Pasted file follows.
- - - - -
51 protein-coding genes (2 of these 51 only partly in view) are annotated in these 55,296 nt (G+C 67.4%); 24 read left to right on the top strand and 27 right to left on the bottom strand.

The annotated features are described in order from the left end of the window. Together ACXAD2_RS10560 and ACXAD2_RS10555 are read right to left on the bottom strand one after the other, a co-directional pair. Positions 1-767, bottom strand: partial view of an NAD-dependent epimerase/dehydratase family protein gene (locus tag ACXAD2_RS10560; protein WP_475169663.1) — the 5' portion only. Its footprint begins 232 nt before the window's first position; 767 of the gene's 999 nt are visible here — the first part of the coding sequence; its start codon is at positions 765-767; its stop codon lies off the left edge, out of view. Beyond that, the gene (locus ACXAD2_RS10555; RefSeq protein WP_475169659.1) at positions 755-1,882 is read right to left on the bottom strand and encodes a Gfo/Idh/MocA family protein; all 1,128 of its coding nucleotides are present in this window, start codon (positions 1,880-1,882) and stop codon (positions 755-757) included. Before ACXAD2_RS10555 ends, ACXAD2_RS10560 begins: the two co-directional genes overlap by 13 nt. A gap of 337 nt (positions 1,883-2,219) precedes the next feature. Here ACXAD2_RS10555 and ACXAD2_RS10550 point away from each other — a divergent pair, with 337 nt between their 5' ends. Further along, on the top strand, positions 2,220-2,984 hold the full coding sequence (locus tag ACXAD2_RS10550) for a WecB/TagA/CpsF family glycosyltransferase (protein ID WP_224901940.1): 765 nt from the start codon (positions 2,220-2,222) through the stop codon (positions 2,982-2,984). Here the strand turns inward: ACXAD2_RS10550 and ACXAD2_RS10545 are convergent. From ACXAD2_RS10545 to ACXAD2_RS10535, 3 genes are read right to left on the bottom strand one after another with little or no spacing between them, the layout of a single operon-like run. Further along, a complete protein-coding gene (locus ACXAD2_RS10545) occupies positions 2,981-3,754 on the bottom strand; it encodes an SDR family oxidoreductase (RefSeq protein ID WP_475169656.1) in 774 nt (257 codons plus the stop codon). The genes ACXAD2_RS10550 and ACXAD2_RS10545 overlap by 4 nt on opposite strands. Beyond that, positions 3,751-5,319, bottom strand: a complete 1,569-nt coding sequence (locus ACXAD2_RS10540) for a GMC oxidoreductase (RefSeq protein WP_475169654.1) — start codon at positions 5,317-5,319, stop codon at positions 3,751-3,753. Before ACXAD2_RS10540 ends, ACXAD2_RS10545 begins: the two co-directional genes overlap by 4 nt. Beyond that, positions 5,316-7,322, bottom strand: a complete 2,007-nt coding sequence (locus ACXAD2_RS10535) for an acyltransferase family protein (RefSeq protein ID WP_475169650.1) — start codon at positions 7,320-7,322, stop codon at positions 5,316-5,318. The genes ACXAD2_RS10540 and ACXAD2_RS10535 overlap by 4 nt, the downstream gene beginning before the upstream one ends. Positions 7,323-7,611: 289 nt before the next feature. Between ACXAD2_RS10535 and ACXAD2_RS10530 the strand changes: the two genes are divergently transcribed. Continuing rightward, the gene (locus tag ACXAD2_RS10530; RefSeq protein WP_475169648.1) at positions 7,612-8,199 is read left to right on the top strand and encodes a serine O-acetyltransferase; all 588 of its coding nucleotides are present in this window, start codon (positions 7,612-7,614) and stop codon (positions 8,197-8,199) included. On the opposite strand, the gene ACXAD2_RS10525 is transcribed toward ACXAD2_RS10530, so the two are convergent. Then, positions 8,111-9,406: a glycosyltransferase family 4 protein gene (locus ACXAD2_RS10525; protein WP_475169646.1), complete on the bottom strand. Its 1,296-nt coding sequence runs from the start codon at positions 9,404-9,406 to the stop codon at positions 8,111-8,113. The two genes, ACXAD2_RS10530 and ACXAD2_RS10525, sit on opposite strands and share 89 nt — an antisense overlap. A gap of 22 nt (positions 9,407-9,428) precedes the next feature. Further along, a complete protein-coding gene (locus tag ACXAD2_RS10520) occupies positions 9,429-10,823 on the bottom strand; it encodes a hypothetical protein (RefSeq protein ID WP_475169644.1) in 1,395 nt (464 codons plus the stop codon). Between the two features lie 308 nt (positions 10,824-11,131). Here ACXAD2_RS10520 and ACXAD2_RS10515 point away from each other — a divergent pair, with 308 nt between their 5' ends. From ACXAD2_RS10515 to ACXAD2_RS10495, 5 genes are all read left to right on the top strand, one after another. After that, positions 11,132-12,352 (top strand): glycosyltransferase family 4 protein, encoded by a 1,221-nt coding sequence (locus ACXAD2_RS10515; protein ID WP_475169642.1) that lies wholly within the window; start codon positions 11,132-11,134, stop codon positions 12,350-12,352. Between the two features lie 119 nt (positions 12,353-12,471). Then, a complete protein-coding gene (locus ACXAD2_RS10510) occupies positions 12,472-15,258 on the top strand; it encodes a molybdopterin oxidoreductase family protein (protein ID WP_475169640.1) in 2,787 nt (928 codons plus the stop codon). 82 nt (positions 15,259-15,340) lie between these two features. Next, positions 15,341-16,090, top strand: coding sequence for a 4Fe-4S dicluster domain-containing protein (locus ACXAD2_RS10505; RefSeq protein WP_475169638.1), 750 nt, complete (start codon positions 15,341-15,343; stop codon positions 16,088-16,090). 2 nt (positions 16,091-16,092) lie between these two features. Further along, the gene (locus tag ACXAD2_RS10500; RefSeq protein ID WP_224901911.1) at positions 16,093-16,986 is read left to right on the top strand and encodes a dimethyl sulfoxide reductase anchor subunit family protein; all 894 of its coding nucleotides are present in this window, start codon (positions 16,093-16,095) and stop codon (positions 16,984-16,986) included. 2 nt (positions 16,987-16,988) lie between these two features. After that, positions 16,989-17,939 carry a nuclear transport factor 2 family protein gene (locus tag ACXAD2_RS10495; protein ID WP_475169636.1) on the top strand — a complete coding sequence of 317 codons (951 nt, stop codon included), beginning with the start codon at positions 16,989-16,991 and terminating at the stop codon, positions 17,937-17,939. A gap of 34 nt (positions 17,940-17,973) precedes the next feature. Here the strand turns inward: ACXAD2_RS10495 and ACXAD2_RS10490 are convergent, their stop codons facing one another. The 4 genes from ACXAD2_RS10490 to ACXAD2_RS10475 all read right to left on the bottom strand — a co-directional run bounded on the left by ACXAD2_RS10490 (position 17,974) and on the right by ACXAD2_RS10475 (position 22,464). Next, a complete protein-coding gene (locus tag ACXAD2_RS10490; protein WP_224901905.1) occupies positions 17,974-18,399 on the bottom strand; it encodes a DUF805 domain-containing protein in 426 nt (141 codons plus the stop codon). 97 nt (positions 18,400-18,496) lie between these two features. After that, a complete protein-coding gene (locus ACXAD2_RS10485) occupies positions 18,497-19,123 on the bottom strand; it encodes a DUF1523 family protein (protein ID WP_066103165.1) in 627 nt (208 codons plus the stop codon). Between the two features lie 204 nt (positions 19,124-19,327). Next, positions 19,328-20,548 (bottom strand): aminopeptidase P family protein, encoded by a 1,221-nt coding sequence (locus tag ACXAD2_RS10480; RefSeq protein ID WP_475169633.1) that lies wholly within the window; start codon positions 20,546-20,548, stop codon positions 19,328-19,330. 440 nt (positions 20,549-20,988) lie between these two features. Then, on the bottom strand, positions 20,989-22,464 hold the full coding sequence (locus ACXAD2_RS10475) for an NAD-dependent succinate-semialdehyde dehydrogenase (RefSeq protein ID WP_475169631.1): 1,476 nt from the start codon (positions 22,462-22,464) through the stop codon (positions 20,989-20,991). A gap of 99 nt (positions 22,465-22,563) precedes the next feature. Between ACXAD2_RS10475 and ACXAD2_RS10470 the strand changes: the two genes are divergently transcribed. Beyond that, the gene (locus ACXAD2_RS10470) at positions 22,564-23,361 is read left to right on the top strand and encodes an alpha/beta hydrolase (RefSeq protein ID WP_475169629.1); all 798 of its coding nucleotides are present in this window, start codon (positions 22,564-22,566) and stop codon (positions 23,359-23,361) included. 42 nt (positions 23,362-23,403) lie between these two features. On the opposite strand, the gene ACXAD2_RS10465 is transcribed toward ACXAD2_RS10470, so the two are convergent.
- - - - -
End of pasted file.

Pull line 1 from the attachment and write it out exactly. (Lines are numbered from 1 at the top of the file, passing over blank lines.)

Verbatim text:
51 protein-coding genes (2 of these 51 only partly in view) are annotated in these 55,296 nt (G+C 67.4%); 24 read left to right on the top strand and 27 right to left on the bottom strand.